Your Best Investments May Be on Your Grocery List

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By opting for Wal-Mart's private-label Great Value or Sam's Choice brands while grocery shopping, I'm able to wring as much bang as possible out of my shopping cart buck. Many times these private-label goods are manufactured by the same companies that produce the branded product, or at the least offer quality equivalent to the brand names.

Yet I'm partial to Hellmann's brand mayonnaise and H.J. Heinz ketchup. As brand-name consumer goods, they cost more than their private-label counterparts, and logically they should be no better than the lower-cost option, but I feel I can trade up on these items because I'm pocketing so much in savings on everything else.

Apparently, I'm not alone. According to the market researchers at Rabobank, the "hybrid consumer" more often than not is shopping downmarket for most of his or her groceries but is willing to splurge on certain luxury goods -- and it's having a polarizing effect on the industry. Indeed, it's evident in the retailers that are most successful. You have Wal-Mart and Aldi discounting prices at one end and Whole Foods Market at the other, but both sides are thriving. It's the mid-tier market that hasn't fared as well.

Supermarket chain SUPERVALU lost 40% annually between 2007 and 2012 while Safeway lost 10% annually. Kroger , which recognized the value of private-label branding early on, achieved 4% growth.

Between 2007 and 2012, private-label foods maker Ralcorp, which was acquired by ConAgra  in January, saw its stock grow at a better than 12% compounded annual rate, outperforming its peer group and the Russell 1000. Cott, another private-label beverage maker, didn't fare quite as well as Ralcorp, achieving only 4% compounded annual growth, but it doubled the performance of its peer group, which includes such powerhouse names in the bottling industry as Coca-Cola Enterprises, PepsiCo's Pepsi Bottling Group, and National Beverage.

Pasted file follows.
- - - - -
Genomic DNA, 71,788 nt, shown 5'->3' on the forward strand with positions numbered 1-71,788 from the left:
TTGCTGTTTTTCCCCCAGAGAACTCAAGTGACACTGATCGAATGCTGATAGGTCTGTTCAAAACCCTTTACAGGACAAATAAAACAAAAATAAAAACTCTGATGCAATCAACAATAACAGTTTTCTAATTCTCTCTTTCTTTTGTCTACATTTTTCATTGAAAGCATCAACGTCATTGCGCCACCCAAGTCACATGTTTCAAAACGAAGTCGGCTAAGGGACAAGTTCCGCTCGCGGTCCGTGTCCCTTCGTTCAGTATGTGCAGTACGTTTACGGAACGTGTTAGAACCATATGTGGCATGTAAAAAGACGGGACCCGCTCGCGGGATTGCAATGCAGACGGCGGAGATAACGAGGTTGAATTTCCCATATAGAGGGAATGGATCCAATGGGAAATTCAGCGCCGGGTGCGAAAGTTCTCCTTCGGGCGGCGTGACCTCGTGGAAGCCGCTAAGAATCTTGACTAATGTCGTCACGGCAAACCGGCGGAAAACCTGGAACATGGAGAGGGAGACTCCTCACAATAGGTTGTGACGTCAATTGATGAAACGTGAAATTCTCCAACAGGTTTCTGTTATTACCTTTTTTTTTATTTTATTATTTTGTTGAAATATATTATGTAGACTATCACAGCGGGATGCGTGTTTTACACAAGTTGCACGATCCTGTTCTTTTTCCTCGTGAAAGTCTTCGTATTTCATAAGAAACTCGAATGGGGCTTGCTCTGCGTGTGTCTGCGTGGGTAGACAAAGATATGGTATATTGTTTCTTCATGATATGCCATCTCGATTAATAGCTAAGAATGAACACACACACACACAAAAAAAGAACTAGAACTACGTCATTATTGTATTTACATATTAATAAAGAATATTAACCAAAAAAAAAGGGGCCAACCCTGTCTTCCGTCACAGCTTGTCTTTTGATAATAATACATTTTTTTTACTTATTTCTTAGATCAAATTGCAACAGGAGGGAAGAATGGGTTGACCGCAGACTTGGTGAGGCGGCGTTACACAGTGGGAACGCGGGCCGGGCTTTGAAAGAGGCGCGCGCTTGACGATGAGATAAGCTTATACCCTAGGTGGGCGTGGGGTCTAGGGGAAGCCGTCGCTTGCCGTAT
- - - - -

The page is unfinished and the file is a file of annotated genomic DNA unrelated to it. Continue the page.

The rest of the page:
The growth of private-label brands has even led to the creation of "premium" off-brand names such as Walgreen's Nice! brand and Target's Archer Farms.

Rabobank would think that's smart marketing, noting that retailers should create value opportunities in premium categories, and premium options in their value segments. With the rise of the hybrid consumer, the grocery store is going to have to develop hybrid marketing to catch the dollars being spent at both polar extremes. Those like Kroger and Target that keep their finger on the pulse of the consumer will continue to be the ones that perform best.

The retail space is in the midst of the biggest paradigm shift since mail order took off at the turn of last century. Only those most forward-looking and capable companies will survive, and they'll handsomely reward those investors who understand the landscape. You can read about the 3 Companies Ready to Rule Retail in The Motley Fool's special report. Uncovering these top picks is free today; just click here to read more.

The article Your Best Investments May Be on Your Grocery List originally appeared on

Fool contributor Rich Duprey has no position in any stocks mentioned. The Motley Fool recommends H.J. Heinz Company, PepsiCo, and Whole Foods Market. The Motley Fool owns shares of PepsiCo, SUPERVALU, and Whole Foods Market. Try any of our Foolish newsletter services free for 30 days. We Fools may not all hold the same opinions, but we all believe that considering a diverse range of insights makes us better investors. The Motley Fool has a disclosure policy.

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